Las Vegas Sun

April 22, 2018

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Is the path to taxes through reforms?

Democrats criticized by allies and opponents

Brian Sandoval

Brian Sandoval

John Oceguera

John Oceguera

Lynn Warne

Lynn Warne

Democrats in the Legislature have begun working on a strategy to raise taxes and prevent what they describe as the worst cuts in Gov. Brian Sandoval’s proposed budget.

The tactic: Offer legislation — on education, public employee pensions and construction defect complaints, to name a few — so appealing to Republican lawmakers that they abandon the governor and his cuts-only budget and sign on to raise taxes.

The difficulty of this endeavor was underscored this week, as Democratic lawmakers continued proposing, hearing and passing bills that fit Assembly Republicans’ broad demands for supporting a tax increase.

Democrats’ proposals have them taking heat from both sides: Their traditional allies, such as the teachers union and trial attorneys, are accusing them of caving to conservatives. Their Republican colleagues are criticizing them for not going far enough in their proposals to earn their votes for a tax increase.

This tension was most apparent Tuesday evening, as a Senate committee held a hearing on a bill by conservative Sen. Michael Roberson, R-Las Vegas, which would gut the state’s collective bargaining law.

Democratic allies, including firefighter, police and other public employee unions, angrily testified against the legislation. Conservatives, including Roberson, protested that supporters did not get as much time to testify as opponents.

In another session, such contentious conservative causes might not have had a hearing in Democratically controlled houses. But even though Democrats control the Assembly and Senate, they lack the two-thirds majority needed to pass a tax increase and override a Sandoval veto.

Typical of the outrage from Democratic allies: The education reforms passed Monday are “anti-union legislation dressed up as education reform,” said Lynn Warne, president of the Nevada State Education Association.

Last month, Assembly Minority Leader Pete Goicoechea, R-Eureka, said his caucus would consider extending taxes passed in 2009 worth $600 million in exchange for reforms in five areas: prevailing wage, construction defects, education, public employee retirements and collective bargaining.

To that end this week:

• An Assembly committee heard a Republican bill to curb prevailing wage laws.

• Assembly Speaker John Oceguera, D-Las Vegas, introduced a bill on construction defect complaints. The Assembly also heard a bill sponsored by the Republican caucus that contractors, subcontractors and developers support, over the opposition of traditional Democratic ally the trial attorneys.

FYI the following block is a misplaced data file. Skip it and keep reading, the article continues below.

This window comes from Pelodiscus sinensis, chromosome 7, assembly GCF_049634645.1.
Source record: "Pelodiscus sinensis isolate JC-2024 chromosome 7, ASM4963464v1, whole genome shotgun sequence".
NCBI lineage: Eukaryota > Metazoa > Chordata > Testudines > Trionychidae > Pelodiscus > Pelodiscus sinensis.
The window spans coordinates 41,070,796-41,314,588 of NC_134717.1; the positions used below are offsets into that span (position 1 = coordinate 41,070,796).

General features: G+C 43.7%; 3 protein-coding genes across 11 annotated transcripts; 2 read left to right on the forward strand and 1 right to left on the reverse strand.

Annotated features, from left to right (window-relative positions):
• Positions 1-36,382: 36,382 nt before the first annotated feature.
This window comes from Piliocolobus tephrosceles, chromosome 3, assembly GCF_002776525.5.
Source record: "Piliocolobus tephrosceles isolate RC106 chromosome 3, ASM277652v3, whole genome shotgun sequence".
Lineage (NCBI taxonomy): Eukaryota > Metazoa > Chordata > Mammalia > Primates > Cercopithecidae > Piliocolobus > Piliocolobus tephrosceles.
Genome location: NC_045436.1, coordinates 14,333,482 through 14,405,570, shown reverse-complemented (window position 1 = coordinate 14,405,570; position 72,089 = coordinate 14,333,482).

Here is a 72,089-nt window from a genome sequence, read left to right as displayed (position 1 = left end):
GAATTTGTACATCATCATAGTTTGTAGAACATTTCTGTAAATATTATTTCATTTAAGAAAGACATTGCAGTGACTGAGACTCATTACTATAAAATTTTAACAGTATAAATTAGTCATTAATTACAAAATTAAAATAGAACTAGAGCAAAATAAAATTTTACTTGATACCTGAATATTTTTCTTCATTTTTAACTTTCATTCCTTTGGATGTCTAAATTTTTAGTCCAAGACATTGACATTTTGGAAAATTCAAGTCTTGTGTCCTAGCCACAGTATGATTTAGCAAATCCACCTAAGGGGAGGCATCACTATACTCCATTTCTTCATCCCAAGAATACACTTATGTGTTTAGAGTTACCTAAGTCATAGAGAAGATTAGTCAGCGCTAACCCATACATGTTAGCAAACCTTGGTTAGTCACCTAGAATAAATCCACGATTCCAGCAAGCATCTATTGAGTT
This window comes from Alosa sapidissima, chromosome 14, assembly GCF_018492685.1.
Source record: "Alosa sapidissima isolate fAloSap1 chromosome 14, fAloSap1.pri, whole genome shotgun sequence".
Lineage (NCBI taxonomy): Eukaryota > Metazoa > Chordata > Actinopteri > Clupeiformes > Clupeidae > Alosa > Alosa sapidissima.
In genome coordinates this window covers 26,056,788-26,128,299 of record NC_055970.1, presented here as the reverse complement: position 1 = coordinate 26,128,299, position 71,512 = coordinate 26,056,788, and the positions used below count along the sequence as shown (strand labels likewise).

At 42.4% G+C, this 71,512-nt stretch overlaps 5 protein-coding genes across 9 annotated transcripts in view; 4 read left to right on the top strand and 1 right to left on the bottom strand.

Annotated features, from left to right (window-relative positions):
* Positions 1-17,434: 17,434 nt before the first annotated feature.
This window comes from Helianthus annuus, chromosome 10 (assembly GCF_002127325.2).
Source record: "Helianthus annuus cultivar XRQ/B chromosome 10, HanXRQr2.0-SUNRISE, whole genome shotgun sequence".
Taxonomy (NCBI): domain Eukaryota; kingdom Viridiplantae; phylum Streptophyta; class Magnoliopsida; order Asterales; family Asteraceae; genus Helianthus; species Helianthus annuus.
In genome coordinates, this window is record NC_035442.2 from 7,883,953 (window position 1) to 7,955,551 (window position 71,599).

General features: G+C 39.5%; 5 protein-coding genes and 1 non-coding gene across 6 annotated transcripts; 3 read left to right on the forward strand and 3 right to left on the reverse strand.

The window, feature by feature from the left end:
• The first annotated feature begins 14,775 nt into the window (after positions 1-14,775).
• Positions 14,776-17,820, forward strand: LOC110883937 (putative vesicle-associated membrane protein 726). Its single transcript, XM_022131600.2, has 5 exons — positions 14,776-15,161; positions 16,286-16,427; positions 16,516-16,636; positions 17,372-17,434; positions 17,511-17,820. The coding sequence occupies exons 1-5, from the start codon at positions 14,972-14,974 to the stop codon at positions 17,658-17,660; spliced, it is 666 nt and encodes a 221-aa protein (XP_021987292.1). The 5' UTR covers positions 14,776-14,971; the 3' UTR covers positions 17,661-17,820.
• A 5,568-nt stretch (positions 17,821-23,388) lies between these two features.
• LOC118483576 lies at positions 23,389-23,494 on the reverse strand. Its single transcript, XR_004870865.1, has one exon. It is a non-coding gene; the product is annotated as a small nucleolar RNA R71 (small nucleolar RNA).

• The Assembly passed bills Monday to make it easier to fire teachers, and extend the time required for teacher tenure from one year to three years. The bills were sponsored by Assembly Democratic leadership, opposed by the teachers union.

• Oceguera will propose a bill on public employee retirement benefits, to limit “callback” time for firefighters.

Goicoechea said the reforms being proposed match his caucus’ demands.

But he’ll wait until the end of the session to judge whether the reforms go far enough.

“They have to,” he said. “What else are they going to do?”

He noted that Sandoval “still doesn’t think we’ll ever see reforms in the end. We’ll see.”

Both Oceguera and Senate Majority Leader Steven Horsford maintained that they were open to common-sense reforms and sought to distance them from the horse trading that typically is used to pass a bill.

Horsford said “sensible, responsible reform is necessary. I will not tie it to education funding and other parts of the budget.”

“We’re serious about cuts,” Oceguera said. “We’re on board for reasonable reforms. But if we don’t have enough money, we need revenue.”

Oceguera has been working on construction defect legislation since the end of the 2009 session, when the Assembly killed a construction industry-supported bill. After a hearing Monday, Oceguera asked trial attorneys and construction industry representatives to negotiate a compromise.

Scott Canepa, a prominent construction defect attorney, said Oceguera “is trying to find a middle point, or middle ground, to give concessions to cultivate support for a budget.”

He was sympathetic to Oceguera’s position, but says the construction industry is “emboldened ... Right now, they’ve got some pretty big eyes.”

Republicans said construction defects should be tied to any tax increase because the issue is related to jobs — the construction defect process makes automatic payment for attorney fees, hurting construction companies.

But Republicans, appearing emboldened by their negotiating position, said this was just the beginning of needed reforms.

“This is a tiny baby step in where we need to go,” Assemblyman Ira Hansen, R-Sparks, said.

Assemblyman John Hambrick, R-Las Vegas, said, “This body now has put its foot in the pool of reform and found the water just fine.”

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